“I didn’t want to waste time with a lot of guess work and experimentation. Beverly has definitely helped me with that. They“ve helped me meet my goals...from the very beginning up until current day. Their input has always been on the money. Even after I took nine years from competing, Steven was still there to help me get back into contest shape.”

Frank’s praise of Beverly International goes beyond his own contest victories and reflects his early views of the newsletter (which has now transformed into the No Nonsense magazine). He likes BI “mainly because they use “real world” people such as myself, not just professional bodybuilders and fitness models, but regular people who have to be at work every day. I think that goes a lot further, when discussing real world results.”

In life, real world results are the barometer of success. This involves goals taken beyond wishful dreams to becoming accomplished objectives. Frank LaGarde’s impressive extensive list of contest victories demonstrate real world results. And now his profile in a Beverly article may serve to inspire more future champions to accomplish their own real world results!

Meal Plan
Meal 1:
1 whole egg
6 egg whites
1 can tuna
1 scoop Muscle Provider
1½ grapefruit
Meal 2:
1 can tuna mixed with...
4 boiled egg whites
Meal 3:
8 oz.. grilled chicken breast
2 ½ cups green beans
Meal 4:
2 scoops Muscle Provider 1 tomato or ½ grapefruit
Meal 5 (pre-workout):
1 can of tuna or 10 egg whites
Meal 6:
7 oz. turkey breast or 8 oz. white fish
2 cups of steamed vegetables (usually broccoli)

On Mondays and Thursdays, I ate the following in place of my normal 6th meal:

  • 1 ½ cups of oatmeal (measured before cooking) or 1.5 cups cooked brown rice
  • 10 oz. sweet potato
  • 1 banana
  • 1 cup vegetables
  • and 1 tablespoon butter
Frank ab pose during contest
Frank’s abdominal training includes: Hanging Ab Crunches, Weighted or Machine Crunches, 3 of his traning days


As mentioned before, Frank’s training program doesn’t change drastically between his pre-contest and off-season sessions. He attacks most body parts twice a week to encourage optimal growth. His typical workout each week breaks down as the following:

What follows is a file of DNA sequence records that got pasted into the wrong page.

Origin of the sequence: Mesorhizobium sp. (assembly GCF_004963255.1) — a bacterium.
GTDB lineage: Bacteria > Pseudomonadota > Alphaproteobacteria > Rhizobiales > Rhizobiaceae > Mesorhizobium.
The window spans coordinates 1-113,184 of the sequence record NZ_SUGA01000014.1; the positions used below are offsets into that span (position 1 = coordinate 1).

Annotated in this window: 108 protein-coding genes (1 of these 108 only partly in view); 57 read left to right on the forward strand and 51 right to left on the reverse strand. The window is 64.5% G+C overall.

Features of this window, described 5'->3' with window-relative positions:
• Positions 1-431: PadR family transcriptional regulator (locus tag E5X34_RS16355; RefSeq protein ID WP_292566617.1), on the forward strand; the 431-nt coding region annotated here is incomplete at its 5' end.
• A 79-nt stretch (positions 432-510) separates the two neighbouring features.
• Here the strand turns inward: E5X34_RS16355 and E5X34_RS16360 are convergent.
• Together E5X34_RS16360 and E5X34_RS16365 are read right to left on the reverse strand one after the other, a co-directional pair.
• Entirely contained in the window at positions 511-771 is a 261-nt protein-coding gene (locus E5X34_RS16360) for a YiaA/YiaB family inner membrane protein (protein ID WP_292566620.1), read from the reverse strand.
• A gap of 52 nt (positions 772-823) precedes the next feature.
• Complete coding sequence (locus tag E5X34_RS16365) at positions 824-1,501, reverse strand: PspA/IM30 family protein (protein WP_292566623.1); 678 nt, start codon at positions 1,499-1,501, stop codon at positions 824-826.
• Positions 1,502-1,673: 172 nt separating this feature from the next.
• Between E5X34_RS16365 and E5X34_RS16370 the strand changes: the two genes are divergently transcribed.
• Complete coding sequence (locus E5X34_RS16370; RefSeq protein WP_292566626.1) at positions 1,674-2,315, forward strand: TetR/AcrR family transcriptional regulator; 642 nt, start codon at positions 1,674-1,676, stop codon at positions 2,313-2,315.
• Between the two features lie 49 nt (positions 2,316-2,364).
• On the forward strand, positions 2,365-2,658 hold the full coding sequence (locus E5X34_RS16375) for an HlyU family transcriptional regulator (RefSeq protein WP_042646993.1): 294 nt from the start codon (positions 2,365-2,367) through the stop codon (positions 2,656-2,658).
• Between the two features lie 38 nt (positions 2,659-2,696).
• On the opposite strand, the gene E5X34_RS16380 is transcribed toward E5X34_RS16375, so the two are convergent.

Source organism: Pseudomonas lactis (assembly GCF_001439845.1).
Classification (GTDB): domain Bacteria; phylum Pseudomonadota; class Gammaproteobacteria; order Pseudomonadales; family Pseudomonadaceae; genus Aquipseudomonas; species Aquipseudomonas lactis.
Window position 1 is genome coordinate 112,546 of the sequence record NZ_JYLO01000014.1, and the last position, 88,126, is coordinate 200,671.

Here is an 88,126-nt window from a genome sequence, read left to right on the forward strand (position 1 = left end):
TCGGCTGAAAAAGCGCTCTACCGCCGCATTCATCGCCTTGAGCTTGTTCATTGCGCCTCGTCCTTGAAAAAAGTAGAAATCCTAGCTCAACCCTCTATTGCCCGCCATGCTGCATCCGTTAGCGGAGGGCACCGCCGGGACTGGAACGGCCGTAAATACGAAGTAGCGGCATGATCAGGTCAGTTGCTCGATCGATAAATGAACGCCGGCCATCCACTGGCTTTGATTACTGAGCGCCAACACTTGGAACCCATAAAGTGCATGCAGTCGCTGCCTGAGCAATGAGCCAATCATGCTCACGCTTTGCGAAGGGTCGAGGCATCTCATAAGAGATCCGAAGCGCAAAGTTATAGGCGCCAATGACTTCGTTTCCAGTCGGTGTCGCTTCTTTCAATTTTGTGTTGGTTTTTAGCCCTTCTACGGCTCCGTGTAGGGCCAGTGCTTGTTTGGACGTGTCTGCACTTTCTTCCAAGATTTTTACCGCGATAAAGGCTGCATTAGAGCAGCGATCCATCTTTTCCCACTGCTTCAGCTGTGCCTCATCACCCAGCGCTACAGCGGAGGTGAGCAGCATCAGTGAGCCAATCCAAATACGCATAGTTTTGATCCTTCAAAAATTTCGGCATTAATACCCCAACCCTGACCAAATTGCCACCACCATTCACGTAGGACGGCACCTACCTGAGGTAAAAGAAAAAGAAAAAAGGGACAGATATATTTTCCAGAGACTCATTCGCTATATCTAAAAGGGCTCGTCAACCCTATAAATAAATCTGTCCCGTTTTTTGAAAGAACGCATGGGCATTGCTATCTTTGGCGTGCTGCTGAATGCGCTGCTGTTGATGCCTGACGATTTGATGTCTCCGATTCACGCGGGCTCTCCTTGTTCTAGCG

Monday: Abs, Hamstrings, Chest, Biceps
1) Ab Crunches or Declined Sit Ups 4 x 25
2) Leg Curls 5 x 10
3) Straight-Leg Deadlifts 5 x 10
4) Chest Press Machine 5 x 10
5) Pec Deck Flyes 5 x 10
(sometimes super-set with Dips 5 x 10)
6) Standing Bicep Curls 5 x 10
7) Dumbbell Hammer Curls 5 x 10
Tuesday: Abs, Back, Shoulders, Triceps
1) Weighted or Machine Crunches 3 x 25
2) Lat Pull Down 5 x 10
3) Seated Rows 5 x 10
(sometimes super-set with Shrugs 5 x 10)
4) Machine Shoulder Press 5 x 10
5) Lateral Raises or Upright Rows 5 x 10
6) Triceps Pressdowns 5 x 10
7) Overhead Triceps Rope E x tensions 5 x 10

Wednesday: Rest

Thursday: Abs, Calves, Hamstrings, Chest, Biceps
1) Hanging Ab Crunches 4 x 25
2) Seated Calf Raises 5 x 10
3) Leg Press 5 x 10
4) Standing Ham Curls 5 x 10
5) Incline Chest Press 5 x 10
6) Wide Chest Press 5 x 10
7) Preacher Curls 5 x 10
8) Rope Curls 5 x 10

Friday: Rest

Saturday: Back, Quads, Shoulders, Triceps
1) Romanian Deadlifts 5 x 10
2) Front Squats 5 x 10
3) Reverse Grip Lat Pulldowns 5 x 10
4) T-Bar Rows 5 x 10
5) Machine Shoulder Press 5 x 10
6) Rear Delt Flyes 5 x 10
7) Single Arm Triceps Pressdowns 5 x 10
8) Overhead Triceps E x tensions 5 x 10

Sunday: Rest


›  Frank LaGarde Here’s How I Won Nine Bodybuilding First Places (NNM 11 #3)

› Jay Pratt’s: Road to Redemption
1st place, in both Men’s Physique Master’s and Open Division

› Sean Young: Here’s How I Trained for 2 Half-Marathons and a Professional Bodybuilding Show… at the Same Time!